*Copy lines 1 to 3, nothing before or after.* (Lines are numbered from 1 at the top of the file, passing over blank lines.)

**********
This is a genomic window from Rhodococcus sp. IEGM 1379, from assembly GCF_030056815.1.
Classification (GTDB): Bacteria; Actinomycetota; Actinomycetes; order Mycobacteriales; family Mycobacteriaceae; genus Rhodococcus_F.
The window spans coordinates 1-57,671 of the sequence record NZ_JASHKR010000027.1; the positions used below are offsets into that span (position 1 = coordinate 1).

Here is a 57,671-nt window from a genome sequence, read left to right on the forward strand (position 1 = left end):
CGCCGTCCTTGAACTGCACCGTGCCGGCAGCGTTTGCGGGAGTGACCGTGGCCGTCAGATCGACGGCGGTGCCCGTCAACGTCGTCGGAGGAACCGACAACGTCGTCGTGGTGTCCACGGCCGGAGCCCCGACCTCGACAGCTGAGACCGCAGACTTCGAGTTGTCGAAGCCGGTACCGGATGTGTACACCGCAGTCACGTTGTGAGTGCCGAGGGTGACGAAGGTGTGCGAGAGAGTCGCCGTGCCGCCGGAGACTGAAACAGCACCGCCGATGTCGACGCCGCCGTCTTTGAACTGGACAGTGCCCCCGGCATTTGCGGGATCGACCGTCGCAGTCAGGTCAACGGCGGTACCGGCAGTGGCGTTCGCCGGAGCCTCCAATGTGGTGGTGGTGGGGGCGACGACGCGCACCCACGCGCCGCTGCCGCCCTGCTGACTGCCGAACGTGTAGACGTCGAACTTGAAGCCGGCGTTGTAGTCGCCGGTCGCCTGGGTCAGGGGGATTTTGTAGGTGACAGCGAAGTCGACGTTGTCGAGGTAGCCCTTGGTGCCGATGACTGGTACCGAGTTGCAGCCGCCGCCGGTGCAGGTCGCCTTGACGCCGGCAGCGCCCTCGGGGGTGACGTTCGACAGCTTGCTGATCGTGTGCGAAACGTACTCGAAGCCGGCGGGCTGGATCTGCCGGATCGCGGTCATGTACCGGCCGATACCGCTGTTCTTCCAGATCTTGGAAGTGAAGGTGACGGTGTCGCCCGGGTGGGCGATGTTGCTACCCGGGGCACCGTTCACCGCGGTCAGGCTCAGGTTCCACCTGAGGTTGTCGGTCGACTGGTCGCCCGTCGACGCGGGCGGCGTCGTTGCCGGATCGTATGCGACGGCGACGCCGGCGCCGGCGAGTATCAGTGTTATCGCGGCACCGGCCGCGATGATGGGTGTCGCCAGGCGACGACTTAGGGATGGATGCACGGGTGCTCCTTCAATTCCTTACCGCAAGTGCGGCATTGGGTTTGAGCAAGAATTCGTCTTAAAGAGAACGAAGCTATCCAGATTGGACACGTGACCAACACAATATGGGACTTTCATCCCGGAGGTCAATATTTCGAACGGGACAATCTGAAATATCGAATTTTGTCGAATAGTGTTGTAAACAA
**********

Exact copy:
This is a genomic window from Rhodococcus sp. IEGM 1379, from assembly GCF_030056815.1.
Classification (GTDB): Bacteria; Actinomycetota; Actinomycetes; order Mycobacteriales; family Mycobacteriaceae; genus Rhodococcus_F.
The window spans coordinates 1-57,671 of the sequence record NZ_JASHKR010000027.1; the positions used below are offsets into that span (position 1 = coordinate 1).